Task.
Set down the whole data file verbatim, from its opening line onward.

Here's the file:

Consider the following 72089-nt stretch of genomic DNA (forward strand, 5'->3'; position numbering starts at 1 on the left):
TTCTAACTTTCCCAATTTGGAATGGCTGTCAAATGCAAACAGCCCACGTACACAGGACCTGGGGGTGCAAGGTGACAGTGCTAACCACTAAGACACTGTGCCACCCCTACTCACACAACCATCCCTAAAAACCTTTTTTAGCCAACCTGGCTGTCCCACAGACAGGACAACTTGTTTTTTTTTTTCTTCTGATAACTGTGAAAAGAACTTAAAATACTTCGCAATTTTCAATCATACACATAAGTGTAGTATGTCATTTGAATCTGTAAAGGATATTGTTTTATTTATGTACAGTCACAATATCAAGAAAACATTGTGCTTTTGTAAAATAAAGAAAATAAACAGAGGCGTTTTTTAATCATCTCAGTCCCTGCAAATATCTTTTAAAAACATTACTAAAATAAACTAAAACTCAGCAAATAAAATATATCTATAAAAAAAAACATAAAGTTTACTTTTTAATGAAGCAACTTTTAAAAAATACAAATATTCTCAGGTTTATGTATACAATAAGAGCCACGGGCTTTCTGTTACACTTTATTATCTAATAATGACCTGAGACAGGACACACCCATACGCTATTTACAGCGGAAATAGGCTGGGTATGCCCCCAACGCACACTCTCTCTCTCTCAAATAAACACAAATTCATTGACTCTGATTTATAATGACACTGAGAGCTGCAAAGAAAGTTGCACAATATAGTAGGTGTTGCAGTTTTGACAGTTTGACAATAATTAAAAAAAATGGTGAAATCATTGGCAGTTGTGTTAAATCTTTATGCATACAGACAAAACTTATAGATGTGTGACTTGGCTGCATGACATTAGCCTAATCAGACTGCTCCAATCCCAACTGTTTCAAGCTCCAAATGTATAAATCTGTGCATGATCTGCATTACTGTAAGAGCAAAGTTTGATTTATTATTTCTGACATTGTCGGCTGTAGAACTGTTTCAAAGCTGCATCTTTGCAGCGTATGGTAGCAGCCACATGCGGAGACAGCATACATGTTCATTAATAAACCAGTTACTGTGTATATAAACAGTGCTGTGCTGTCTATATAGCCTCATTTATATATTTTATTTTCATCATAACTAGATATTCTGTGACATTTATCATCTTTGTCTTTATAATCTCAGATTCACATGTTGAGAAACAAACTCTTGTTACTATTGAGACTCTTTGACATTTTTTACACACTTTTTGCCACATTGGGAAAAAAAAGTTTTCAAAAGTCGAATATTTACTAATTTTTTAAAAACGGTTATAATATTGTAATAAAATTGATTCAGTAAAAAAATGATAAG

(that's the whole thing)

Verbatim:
Consider the following 72089-nt stretch of genomic DNA (forward strand, 5'->3'; position numbering starts at 1 on the left):
TTCTAACTTTCCCAATTTGGAATGGCTGTCAAATGCAAACAGCCCACGTACACAGGACCTGGGGGTGCAAGGTGACAGTGCTAACCACTAAGACACTGTGCCACCCCTACTCACACAACCATCCCTAAAAACCTTTTTTAGCCAACCTGGCTGTCCCACAGACAGGACAACTTGTTTTTTTTTTTCTTCTGATAACTGTGAAAAGAACTTAAAATACTTCGCAATTTTCAATCATACACATAAGTGTAGTATGTCATTTGAATCTGTAAAGGATATTGTTTTATTTATGTACAGTCACAATATCAAGAAAACATTGTGCTTTTGTAAAATAAAGAAAATAAACAGAGGCGTTTTTTAATCATCTCAGTCCCTGCAAATATCTTTTAAAAACATTACTAAAATAAACTAAAACTCAGCAAATAAAATATATCTATAAAAAAAAACATAAAGTTTACTTTTTAATGAAGCAACTTTTAAAAAATACAAATATTCTCAGGTTTATGTATACAATAAGAGCCACGGGCTTTCTGTTACACTTTATTATCTAATAATGACCTGAGACAGGACACACCCATACGCTATTTACAGCGGAAATAGGCTGGGTATGCCCCCAACGCACACTCTCTCTCTCTCAAATAAACACAAATTCATTGACTCTGATTTATAATGACACTGAGAGCTGCAAAGAAAGTTGCACAATATAGTAGGTGTTGCAGTTTTGACAGTTTGACAATAATTAAAAAAAATGGTGAAATCATTGGCAGTTGTGTTAAATCTTTATGCATACAGACAAAACTTATAGATGTGTGACTTGGCTGCATGACATTAGCCTAATCAGACTGCTCCAATCCCAACTGTTTCAAGCTCCAAATGTATAAATCTGTGCATGATCTGCATTACTGTAAGAGCAAAGTTTGATTTATTATTTCTGACATTGTCGGCTGTAGAACTGTTTCAAAGCTGCATCTTTGCAGCGTATGGTAGCAGCCACATGCGGAGACAGCATACATGTTCATTAATAAACCAGTTACTGTGTATATAAACAGTGCTGTGCTGTCTATATAGCCTCATTTATATATTTTATTTTCATCATAACTAGATATTCTGTGACATTTATCATCTTTGTCTTTATAATCTCAGATTCACATGTTGAGAAACAAACTCTTGTTACTATTGAGACTCTTTGACATTTTTTACACACTTTTTGCCACATTGGGAAAAAAAAGTTTTCAAAAGTCGAATATTTACTAATTTTTTAAAAACGGTTATAATATTGTAATAAAATTGATTCAGTAAAAAAATGATAAG